Bangkok bans its roadside stalls selling world’s best street food

Published on : Wednesday, April 19, 2017

Bangkok street foodThe authorities in Bangkok have banned its street food from the major roadways of the capital sparking an outcry mainly because this city has been renowned for its affordable roadside cuisine.

 

This move has been criticized by regional and culinary lovers.

 

Therefore, a large number of vendors selling delectable dishes including papaya salad and spicy prawn soup would be disappearing from the streets of the city by the end of 2017. The city hall states that this move has been planned bearing in mind the interests of ‘order and hygiene’.

 

Wanlop Suwandee, chief adviser to the governor of Bangkok said that officials are currently working to get rid of the stalls from all the 50 districts of Bangkok and return the pavements to pedestrians.

 

He added that each of the street vendor would have to move out.

 

The local tourism sector comprises nearly 15% of the economy of Bangkok and the local street food like the tempting sweet pork kebabs, fried chicken and pineapple slices actually attract a generous amount of tourists.

 

In addition, this city is also famous for its numerous street food tours that are conducted throughout the subtropical city.

 

One of the food bloggers based in Bangkok, Chawadee Nualkhair said that the previous attempts of the authorities to remove the streetside food stalls had failed. Some of the most acclaimed street food hotspots have been shut put by the developers who have purchased land and evicted the vendors.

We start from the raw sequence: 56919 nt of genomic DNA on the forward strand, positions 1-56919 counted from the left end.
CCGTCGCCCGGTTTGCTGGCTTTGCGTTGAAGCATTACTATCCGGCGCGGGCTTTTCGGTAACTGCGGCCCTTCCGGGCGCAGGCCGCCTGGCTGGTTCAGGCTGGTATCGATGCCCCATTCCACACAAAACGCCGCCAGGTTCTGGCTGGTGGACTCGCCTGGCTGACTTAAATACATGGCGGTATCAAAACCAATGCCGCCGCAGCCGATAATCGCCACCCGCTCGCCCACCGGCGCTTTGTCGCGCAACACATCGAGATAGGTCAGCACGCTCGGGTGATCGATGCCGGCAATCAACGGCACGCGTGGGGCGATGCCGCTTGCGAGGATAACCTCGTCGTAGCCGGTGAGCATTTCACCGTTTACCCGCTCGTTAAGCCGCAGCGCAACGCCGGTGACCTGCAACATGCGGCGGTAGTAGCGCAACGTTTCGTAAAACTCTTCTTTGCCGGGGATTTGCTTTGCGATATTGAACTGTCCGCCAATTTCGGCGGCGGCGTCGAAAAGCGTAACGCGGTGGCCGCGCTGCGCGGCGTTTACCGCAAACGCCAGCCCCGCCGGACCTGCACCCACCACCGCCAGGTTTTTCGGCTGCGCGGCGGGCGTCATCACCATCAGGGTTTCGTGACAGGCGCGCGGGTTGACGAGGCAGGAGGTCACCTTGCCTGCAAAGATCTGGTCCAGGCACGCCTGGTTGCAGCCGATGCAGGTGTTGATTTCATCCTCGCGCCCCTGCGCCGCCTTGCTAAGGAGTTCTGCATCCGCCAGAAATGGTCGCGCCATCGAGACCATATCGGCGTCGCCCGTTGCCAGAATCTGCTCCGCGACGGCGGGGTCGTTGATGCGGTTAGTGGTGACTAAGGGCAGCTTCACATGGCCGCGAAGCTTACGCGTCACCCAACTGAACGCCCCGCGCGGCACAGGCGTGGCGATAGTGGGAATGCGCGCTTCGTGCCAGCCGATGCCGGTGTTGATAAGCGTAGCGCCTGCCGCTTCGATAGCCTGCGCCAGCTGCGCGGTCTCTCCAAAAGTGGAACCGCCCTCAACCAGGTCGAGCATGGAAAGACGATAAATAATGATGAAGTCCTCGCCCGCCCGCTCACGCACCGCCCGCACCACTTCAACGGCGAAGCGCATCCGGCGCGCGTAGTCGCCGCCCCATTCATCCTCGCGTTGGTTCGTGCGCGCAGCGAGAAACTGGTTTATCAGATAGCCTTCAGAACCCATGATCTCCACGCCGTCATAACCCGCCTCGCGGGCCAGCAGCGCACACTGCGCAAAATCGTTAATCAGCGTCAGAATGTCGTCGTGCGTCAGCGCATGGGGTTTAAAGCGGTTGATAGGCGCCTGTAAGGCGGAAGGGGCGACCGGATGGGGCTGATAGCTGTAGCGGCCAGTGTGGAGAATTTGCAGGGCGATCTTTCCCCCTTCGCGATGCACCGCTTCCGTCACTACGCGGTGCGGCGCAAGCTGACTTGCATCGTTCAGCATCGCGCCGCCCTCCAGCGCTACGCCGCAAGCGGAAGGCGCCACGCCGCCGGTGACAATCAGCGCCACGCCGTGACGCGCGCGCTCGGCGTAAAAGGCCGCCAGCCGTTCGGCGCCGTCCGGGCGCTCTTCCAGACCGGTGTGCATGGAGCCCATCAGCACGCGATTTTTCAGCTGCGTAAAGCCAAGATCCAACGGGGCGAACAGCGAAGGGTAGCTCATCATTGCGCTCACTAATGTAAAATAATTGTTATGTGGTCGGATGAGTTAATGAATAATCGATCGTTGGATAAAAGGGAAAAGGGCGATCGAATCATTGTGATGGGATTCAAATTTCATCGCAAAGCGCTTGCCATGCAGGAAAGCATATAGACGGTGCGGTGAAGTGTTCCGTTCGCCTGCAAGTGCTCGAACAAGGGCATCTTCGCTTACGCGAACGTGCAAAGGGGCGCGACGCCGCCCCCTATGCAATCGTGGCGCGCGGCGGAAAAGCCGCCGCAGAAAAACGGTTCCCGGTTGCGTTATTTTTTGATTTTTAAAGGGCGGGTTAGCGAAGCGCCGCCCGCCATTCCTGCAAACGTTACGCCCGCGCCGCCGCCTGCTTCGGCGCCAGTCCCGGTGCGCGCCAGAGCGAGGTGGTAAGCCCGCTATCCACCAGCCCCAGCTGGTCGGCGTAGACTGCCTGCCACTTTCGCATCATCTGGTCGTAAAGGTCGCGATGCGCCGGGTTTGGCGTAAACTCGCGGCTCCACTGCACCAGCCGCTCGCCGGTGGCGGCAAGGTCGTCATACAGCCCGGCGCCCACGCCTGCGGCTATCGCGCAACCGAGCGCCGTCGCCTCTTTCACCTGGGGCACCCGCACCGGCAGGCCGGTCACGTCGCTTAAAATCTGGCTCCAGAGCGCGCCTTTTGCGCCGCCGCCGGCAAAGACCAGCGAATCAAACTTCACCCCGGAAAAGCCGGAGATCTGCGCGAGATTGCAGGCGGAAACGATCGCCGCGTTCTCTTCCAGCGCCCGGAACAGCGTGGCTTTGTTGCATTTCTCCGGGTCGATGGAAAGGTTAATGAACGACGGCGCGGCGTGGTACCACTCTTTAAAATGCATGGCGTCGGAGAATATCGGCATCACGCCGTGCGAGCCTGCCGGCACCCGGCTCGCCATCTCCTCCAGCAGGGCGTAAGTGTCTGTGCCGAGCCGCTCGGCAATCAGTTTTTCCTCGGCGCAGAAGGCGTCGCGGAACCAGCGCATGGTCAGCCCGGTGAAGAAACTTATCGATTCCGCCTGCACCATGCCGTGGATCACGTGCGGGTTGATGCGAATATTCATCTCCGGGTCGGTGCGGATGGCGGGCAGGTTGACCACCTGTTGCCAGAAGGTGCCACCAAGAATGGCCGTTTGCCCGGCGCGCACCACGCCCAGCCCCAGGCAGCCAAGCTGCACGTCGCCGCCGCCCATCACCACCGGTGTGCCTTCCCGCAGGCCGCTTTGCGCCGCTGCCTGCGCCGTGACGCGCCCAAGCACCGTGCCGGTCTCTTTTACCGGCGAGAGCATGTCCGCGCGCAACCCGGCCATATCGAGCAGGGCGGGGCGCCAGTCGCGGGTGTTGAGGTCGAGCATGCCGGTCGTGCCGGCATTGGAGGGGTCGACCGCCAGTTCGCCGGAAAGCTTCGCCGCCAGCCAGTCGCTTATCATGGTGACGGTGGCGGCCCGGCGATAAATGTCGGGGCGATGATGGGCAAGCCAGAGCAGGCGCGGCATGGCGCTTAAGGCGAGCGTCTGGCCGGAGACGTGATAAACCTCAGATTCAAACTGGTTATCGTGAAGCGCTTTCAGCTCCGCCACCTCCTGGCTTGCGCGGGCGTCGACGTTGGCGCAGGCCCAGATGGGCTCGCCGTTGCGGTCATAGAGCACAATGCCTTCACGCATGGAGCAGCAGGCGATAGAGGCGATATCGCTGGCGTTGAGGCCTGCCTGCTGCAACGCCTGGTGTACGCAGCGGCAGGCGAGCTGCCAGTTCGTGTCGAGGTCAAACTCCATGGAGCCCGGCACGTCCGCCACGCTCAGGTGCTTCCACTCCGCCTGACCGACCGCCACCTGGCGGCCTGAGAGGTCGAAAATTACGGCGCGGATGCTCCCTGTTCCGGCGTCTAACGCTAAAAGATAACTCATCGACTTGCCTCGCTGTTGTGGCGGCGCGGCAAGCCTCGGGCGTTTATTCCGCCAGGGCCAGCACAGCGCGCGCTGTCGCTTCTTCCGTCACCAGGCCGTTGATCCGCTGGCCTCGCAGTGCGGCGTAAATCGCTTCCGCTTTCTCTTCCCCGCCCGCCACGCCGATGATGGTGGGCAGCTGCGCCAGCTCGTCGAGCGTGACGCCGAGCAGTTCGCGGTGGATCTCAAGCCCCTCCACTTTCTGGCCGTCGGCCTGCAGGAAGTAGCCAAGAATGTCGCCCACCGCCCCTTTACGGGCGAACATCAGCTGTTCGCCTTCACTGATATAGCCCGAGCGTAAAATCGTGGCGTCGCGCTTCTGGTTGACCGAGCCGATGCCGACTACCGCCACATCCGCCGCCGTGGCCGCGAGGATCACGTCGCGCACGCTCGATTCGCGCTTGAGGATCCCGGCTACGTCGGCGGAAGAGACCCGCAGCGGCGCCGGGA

Last year, the famous Soi Sukhumvit 38 food market that had operated for 40 years was damaged in order to make way for a pricey condominium.

 

Some of the roadside vendors mango sticky rice and pad thai were permitted to set up in the basement of a building that is located nearby. City hall said that the cntral district of Siam has been cleared of the stalls by police. Next on the list are the Khao San Road and Chinatown’s Yaowarat Road.

 

Boontham Huiprasert who is the district chief of the area said that there continues to be a certain amount of confusion on how the policy would be implemented. He said that push-cart vendors who move around might still be allowed. But then, the larger, semi-permanent stalls with seating facilities would have to close down.

 

 

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